Testing Novel Pathways for Obesity Drugs
We are seeking novel antiobesity drugs with increased efficacy and safety. The most striking examples of treatment-resistant childhood obesity are observed in patients with dysfunctional hypothalamic signaling, such as in Prader-Willi-Syndrome (PWS), hypothalamic obesity (HO) due to craniopharyngioma, or in subjects with deficient melanocortin signaling, leading to hyperphagia and excessive weight gain. Current genetic PWS rodent models display a limited number of PWS features. Most monogenic causes of obesity are rare and do not represent the vast majority of obese patients, except for melanocortin-4-receptor mutations, that are found in 2-7% of patients with early onset severe obesity.
Dr. Christian Roth
Our group has developed an innovative rat model of combined medial hypo-thalamic lesions that best mimics metabolic changes characteristic of HO and that are related to leptin resistance, melanocortin deficiency, and inflammation. In this model, hyperphagia and postsurgical weight gain are associated with decreased hypothalamic mRNA levels of anorexic peptides, but increased number of microglia and stimulation of the nuclear factor kappa B pathway in the mediobasal hypothalamus. Due to the hypothalamic lesion, this is a model for disturbed hypothalamic signaling but intact hindbrain satiety signaling pathways.
We are currently testing potential body weight-reducing agents, including endogenous peptides and their analogs to restore deficient signaling due to disturbed hypothalamic mechanisms. Another area of interest is to test the effects of anti-inflammatory drugs on metabolic parameters and biomarkers in rodent models of obesity. In most current experiments, drugs are delivered in a pulsatile manner by surgically implanted micro-infusion pumps and metabolic cages are used for the continuous measurement of food intake, body weight, body temperature, and activity. This method of treatment administration is less stressful on the animal than tethering or injections, minimizing a significant confounding factor to the data.
We are interested in collaborating with industry partners to help test new obesity interventions in both pre-clinical and clinical trial settings. Recent clinical work has focused on validating behavioral therapies through use of functional magnetic resonance neuroimaging (fMRI) to monitor satiety responses in different brain areas. In addition, in a different clinical project we plan to investigate the use of probiotics to manage healthy metabolism and prevent the development of type 2 diabetes in obese children.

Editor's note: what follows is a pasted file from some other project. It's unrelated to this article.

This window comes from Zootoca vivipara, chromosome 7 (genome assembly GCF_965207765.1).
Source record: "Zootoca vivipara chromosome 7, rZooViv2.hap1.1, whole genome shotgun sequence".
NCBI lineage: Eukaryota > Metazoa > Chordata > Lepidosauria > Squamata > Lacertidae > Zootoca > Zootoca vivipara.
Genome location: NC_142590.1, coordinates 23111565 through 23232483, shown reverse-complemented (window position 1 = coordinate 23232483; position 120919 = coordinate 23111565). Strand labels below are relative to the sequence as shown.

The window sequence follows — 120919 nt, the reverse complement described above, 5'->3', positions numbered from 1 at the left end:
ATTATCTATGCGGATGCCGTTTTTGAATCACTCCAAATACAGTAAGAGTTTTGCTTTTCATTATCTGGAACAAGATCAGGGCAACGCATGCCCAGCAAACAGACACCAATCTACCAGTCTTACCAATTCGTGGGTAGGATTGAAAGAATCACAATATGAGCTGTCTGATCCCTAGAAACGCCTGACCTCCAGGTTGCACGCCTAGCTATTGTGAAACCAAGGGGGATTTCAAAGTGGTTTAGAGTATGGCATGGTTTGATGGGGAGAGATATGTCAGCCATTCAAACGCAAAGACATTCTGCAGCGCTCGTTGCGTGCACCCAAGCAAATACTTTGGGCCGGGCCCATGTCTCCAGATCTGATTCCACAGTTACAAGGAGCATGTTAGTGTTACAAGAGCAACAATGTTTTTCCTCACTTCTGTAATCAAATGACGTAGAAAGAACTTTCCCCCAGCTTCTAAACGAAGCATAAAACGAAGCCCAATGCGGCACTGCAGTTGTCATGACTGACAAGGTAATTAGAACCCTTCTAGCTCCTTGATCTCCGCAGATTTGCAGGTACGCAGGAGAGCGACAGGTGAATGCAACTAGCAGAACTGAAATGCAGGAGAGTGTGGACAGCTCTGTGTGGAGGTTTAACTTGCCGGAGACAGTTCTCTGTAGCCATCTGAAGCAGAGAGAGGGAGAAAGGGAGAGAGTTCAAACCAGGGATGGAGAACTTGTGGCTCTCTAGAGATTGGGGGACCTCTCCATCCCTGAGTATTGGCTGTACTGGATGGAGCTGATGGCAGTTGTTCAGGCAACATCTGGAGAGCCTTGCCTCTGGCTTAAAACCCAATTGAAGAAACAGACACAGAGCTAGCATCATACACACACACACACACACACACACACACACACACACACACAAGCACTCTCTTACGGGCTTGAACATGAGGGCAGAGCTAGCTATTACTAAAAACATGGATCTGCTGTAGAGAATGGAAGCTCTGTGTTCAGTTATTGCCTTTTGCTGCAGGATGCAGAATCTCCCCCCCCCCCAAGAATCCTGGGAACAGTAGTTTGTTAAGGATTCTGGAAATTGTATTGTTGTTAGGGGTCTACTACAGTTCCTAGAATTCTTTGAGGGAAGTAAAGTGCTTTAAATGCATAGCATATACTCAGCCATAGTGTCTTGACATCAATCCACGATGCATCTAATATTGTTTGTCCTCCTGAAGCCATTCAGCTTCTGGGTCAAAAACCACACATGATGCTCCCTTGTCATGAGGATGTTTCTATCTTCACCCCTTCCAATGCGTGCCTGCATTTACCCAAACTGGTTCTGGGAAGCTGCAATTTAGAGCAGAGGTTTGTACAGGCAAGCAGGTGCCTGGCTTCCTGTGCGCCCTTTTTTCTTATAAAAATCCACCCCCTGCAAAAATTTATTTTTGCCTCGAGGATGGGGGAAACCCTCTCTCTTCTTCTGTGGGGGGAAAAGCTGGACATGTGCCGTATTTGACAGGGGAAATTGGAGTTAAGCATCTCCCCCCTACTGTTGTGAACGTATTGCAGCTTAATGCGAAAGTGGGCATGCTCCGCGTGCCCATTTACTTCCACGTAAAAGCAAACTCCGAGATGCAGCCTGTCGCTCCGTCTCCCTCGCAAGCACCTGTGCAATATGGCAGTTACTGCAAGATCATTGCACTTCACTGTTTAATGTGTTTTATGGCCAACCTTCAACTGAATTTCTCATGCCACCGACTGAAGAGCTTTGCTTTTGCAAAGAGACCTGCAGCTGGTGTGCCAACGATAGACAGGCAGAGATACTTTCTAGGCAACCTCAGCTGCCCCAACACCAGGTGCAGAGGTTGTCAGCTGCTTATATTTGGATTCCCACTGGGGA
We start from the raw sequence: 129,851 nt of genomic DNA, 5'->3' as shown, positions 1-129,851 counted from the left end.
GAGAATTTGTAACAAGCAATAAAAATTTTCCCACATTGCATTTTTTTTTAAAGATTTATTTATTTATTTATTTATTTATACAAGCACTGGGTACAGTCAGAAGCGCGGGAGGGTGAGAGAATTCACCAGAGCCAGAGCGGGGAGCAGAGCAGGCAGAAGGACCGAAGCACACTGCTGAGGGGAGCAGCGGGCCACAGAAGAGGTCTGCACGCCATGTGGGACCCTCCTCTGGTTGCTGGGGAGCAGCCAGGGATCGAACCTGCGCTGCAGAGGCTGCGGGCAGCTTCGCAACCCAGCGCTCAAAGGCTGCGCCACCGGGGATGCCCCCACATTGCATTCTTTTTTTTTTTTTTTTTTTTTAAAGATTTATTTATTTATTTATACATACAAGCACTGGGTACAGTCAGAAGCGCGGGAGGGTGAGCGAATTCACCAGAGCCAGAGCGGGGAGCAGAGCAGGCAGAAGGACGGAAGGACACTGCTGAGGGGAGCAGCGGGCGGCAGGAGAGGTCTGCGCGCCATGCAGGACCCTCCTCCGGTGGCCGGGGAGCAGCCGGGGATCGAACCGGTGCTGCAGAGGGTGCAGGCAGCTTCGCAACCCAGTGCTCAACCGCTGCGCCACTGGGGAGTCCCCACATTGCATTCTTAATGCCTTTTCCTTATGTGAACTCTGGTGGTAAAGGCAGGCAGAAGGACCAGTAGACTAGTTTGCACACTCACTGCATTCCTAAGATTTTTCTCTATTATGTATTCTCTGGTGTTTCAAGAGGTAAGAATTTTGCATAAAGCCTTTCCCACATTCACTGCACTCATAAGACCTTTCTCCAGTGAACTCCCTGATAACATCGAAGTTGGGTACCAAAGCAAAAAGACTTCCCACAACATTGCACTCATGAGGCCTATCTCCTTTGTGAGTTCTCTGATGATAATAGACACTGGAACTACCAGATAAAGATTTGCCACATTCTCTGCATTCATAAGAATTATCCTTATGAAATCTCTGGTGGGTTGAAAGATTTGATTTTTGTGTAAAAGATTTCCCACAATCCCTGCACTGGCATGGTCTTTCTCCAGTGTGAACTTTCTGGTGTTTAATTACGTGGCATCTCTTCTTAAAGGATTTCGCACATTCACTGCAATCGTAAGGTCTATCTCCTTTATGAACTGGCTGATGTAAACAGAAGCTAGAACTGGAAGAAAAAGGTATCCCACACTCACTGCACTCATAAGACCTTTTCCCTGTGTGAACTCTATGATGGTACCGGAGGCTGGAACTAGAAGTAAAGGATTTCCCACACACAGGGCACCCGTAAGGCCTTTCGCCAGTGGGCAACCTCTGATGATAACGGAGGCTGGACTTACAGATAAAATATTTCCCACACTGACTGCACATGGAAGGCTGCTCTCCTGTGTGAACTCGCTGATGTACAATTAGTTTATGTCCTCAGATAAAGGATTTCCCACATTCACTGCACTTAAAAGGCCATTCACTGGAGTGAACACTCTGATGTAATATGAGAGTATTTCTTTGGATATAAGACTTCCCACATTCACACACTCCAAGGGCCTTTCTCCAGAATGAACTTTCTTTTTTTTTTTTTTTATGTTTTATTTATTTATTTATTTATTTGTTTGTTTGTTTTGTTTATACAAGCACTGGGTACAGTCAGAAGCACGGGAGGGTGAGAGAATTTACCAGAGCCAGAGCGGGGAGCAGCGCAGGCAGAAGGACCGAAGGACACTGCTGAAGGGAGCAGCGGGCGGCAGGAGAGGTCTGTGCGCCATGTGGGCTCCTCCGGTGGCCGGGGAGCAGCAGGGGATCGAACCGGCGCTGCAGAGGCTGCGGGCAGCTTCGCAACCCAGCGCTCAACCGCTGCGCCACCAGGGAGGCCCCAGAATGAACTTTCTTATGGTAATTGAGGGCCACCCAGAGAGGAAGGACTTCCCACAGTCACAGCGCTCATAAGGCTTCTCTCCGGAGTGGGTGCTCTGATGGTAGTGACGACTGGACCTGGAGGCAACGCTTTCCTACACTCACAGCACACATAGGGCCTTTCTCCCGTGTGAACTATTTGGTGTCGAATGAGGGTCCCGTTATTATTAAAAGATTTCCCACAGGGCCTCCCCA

Stage of Development
- Pre-clinical in vivo
- Clinical trial
- Collaborative research opportunity
- Sponsored research agreement
- Consultation agreement
- Tissue sample access
- Clinical trial
- Elfers CT, Roth CL. Robust Reductions of Excess Weight and Hyperphagia by Beloranib in Rat Models of Genetic and Hypothalamic Obesity. Endocrinology. 2017; 158:41-55.
- Roth CL, Doyle RP. Just a Gut Feeling: Central Nervous Effects of Peripheral Gastrointestinal Hormones. Endocr Dev. 2017; 32: 100-123.
- Hampe CS, Roth CL. Probiotic strains and mechanistic insights for the treatment of type 2 diabetes. Endocrine. 2017; 58: 207-227.
- Roth C, Eslamy H, Werny D, Elfers C, Shaffer M, Pihoker C, Ojemann J, Dobyns W. Semiquantitative analysis of hypothalamic damage on MRI predicts risk for hypothalamic obesity. Obesity. 2015;23(6):1226-1233.
- Henry KE, Elfers CT, Burke RM, Chepurny OG, Holz GG, Blevins JE, Roth CL, Doyle RP. Vitamin B 12 Conjugation of Peptide-YY 3–36 Decreases Food Intake Compared to Native Peptide-YY 3–36 Upon Subcutaneous Administration in Male Rats. Endocrinology. 2015;156(5):1739-1749.
- Roth CL, Elfers CT, Figlewicz DP, Melhorn SJ, Morton GJ, Hoofnagle A, Yeh MM, Nelson JE, Kowdley KV. Vitamin D deficiency in obese rats exacerbates nonalcoholic fatty liver disease and increases hepatic resistin and toll-like receptor activation. Hepatology. 2012;55(4):1103-1111.
To learn more about partnering with Seattle Children’s Research Institute on this or other projects, please contact:
Dr. Elizabeth Aylward, Director
Office of Science-Industry Partnerships
Seattle Children's Research Institute
818 Stewart St, Suite 603, M/S 818-S
Seattle, WA 98101